Nutritional Sciences (Ph.D.)
The Ph.D. in Nutritional Sciences trains students to gain advanced knowledge and develop research expertise in such areas as nutritional epidemiology, gut microbiome-host interactions, nutritional assessment, behavioral nutrition, and community nutrition as it pertains to chronic disease risk (e.g., cardiovascular disease, obesity, cognitive function) and food access, dietary patterns, and policy.
Doctor of Philosophy (Ph.D.) graduate students work with their advisor and Doctoral Guidance Committee to plan a program of study including the required core courses, competencies, and develop a research proposal. To complete the degree, students must complete a research proposal, pass a qualifying exam, conduct dissertation research, and complete and defend a dissertation.
Guidance and Dissertation Committees: During the first semester, the student and advisor jointly select members of a guidance committee. A nomination form must be sent to the graduate school to officially appoint the committee membership. The Guidance Committee consists of 3-5 members and is responsible for approving the proposal and oversees the qualifying examination. Once the student has advanced to candidacy, the Doctoral Dissertation Committee is formed. The Dissertation Committee is responsible for administering the dissertation exam.
Dissertation Proposal and Defense: All Ph.D. students are required to develop a formally approved research proposal typically by the end of the third semester and no later than the fourth semester. Proposals are approved by the dissertation committee and the major advisor. In addition to the written proposal, students are expected to present a proposal defense presentation. This proposal should consist of the following:
- Comprehensive review of the literature related to the student’s research topic.
- Statement of need/justification.
- Research goal with a list of research objectives with stated hypotheses that address the major research questions.
- Plan of work describing the experimental approaches or methods to be used in answering the thesis questions.
- Expected outcomes and potential pitfalls for each objective.
- Timeline for completion of the work.
- Preliminary research where appropriate.
Candidacy: Following approval of the research proposal and completion of coursework, doctoral students should advance to candidacy. Candidacy is reached after passing a formal qualifying examination that assesses both broad basic knowledge of the student’s field, and topics central to the research project. The purpose of the exam is to measure of the student’s likelihood of successfully completing a doctoral program. The qualifying exam comprises written and oral components.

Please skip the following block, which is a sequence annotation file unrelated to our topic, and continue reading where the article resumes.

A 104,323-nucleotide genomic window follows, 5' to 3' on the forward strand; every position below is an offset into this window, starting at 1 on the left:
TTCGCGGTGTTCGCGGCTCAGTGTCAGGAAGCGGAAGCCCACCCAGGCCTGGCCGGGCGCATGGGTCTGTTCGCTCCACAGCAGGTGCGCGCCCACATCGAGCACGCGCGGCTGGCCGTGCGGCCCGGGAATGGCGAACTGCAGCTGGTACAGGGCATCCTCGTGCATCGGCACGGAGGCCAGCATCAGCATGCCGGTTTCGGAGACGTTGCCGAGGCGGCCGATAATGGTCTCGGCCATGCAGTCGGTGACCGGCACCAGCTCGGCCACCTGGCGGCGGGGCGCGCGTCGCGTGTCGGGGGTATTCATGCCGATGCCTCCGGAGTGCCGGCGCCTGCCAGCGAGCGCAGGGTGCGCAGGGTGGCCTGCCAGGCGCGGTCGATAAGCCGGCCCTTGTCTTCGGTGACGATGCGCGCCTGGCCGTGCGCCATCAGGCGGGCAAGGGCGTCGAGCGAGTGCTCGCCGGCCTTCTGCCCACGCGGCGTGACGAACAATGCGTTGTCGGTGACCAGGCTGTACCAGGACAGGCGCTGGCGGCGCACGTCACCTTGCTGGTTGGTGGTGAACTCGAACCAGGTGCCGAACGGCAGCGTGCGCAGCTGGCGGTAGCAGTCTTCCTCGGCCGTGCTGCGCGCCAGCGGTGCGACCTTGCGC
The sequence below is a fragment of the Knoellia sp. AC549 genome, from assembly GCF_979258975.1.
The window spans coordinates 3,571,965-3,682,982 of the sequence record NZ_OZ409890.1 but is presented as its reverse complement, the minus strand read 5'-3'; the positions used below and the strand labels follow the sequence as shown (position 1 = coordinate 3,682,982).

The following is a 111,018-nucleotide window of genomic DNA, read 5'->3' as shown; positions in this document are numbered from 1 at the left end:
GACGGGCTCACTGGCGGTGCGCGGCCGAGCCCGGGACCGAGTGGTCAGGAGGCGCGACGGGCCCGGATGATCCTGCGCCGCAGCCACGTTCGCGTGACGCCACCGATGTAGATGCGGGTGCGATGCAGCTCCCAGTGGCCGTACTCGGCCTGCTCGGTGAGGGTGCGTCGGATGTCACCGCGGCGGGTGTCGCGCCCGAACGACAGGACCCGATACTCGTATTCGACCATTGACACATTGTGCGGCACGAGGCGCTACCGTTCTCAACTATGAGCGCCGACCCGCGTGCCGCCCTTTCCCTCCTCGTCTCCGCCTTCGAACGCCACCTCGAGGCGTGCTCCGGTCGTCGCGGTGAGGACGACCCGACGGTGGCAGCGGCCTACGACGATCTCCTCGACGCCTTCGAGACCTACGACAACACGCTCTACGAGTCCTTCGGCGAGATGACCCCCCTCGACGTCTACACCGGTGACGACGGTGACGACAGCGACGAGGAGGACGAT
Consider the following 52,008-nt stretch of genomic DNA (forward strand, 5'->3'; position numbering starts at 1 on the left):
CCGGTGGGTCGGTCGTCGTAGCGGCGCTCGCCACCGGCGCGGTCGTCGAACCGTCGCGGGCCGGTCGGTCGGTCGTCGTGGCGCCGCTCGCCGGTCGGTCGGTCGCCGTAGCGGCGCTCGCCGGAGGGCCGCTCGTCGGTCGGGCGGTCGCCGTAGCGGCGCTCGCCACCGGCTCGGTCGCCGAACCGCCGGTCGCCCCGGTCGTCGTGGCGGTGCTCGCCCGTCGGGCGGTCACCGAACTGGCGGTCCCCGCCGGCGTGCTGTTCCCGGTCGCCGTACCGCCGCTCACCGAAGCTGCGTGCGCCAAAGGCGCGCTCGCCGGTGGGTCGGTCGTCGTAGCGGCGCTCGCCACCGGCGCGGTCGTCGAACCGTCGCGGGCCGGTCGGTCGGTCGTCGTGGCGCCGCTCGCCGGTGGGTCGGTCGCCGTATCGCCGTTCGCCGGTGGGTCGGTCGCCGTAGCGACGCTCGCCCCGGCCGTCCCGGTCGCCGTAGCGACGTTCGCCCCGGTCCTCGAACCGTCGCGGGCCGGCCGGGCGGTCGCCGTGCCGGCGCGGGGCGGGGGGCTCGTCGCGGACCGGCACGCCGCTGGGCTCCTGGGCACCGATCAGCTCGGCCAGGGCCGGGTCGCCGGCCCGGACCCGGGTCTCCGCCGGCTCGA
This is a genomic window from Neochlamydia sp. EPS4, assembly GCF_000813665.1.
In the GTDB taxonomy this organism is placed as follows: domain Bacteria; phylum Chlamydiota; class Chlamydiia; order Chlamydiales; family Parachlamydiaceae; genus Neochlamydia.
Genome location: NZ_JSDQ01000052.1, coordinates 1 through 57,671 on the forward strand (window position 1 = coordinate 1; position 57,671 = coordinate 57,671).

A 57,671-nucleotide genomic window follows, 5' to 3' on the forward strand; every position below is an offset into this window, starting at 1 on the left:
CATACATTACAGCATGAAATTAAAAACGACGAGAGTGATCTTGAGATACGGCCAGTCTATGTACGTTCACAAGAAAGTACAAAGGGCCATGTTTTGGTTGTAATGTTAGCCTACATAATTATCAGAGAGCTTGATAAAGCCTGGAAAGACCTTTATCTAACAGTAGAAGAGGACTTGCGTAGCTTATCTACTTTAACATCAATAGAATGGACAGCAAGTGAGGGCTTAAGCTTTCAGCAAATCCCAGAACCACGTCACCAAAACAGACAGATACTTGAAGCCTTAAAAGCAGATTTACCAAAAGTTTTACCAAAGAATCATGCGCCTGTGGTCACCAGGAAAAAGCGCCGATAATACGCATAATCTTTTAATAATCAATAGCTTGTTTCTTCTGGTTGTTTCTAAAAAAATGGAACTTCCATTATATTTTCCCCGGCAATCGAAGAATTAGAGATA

- Written exam: Student choose three areas of specialization in consultation with their Doctoral Guidance Committee. The advisor solicits questions from Committee members and administers the exam. Once completed, Committee members evaluate the responses. The student is expected to demonstrate competence in each of the chosen areas, reflected in clear, concise, well-organized synthetic essays, or written materials in grant format. The exam may be “closed book” or “open book” at the discretion of the advisor.
- Oral exam: An oral exam is conducted by the Doctoral Guidance Committee and chaired by the advisor. The student should demonstrate mastery of fundamental concepts in the designated areas of specialization, drawing upon a broad spectrum of information to answer theoretical and practical questions. There may be focus on any area that was deemed weak in the written exam.
When the student has passed both parts of the qualifying exam, the advisor will inform the Graduate School and recommend that the student be advanced to candidacy in the Ph.D. degree program.
Dissertation and Oral Defense: All students must complete a dissertation reporting original research. After completion of the research, the candidate must provide a copy of the dissertation to the Doctoral Dissertation committee at least two weeks prior to the final oral examination. The final thesis defense consists of two parts: an oral presentation of the research in a public seminar, and an oral defense of the dissertation conducted by the Doctoral Dissertation Committee. Final approval of the dissertation will be determined by a majority vote of the committee.